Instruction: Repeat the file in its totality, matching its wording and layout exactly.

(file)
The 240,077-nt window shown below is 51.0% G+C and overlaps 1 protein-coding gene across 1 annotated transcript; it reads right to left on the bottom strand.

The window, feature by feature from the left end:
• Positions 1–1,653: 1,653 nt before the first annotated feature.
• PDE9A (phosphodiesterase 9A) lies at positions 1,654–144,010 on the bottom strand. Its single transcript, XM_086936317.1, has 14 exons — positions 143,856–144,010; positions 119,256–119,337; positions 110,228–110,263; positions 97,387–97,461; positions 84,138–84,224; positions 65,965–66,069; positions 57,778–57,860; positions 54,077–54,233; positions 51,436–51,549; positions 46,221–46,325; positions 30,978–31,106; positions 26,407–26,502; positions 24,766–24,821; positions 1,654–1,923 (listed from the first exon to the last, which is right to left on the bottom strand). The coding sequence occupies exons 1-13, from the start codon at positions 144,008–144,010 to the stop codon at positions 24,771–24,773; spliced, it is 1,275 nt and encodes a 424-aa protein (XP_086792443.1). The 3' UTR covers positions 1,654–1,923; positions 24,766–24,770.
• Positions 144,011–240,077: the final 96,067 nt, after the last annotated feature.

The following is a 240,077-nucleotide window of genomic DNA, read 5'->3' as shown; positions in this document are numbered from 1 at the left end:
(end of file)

The 240,077-nt window shown below is 51.0% G+C and overlaps 1 protein-coding gene across 1 annotated transcript; it reads right to left on the bottom strand.

The window, feature by feature from the left end:
• Positions 1–1,653: 1,653 nt before the first annotated feature.
• PDE9A (phosphodiesterase 9A) lies at positions 1,654–144,010 on the bottom strand. Its single transcript, XM_086936317.1, has 14 exons — positions 143,856–144,010; positions 119,256–119,337; positions 110,228–110,263; positions 97,387–97,461; positions 84,138–84,224; positions 65,965–66,069; positions 57,778–57,860; positions 54,077–54,233; positions 51,436–51,549; positions 46,221–46,325; positions 30,978–31,106; positions 26,407–26,502; positions 24,766–24,821; positions 1,654–1,923 (listed from the first exon to the last, which is right to left on the bottom strand). The coding sequence occupies exons 1-13, from the start codon at positions 144,008–144,010 to the stop codon at positions 24,771–24,773; spliced, it is 1,275 nt and encodes a 424-aa protein (XP_086792443.1). The 3' UTR covers positions 1,654–1,923; positions 24,766–24,770.
• Positions 144,011–240,077: the final 96,067 nt, after the last annotated feature.

The following is a 240,077-nucleotide window of genomic DNA, read 5'->3' as shown; positions in this document are numbered from 1 at the left end: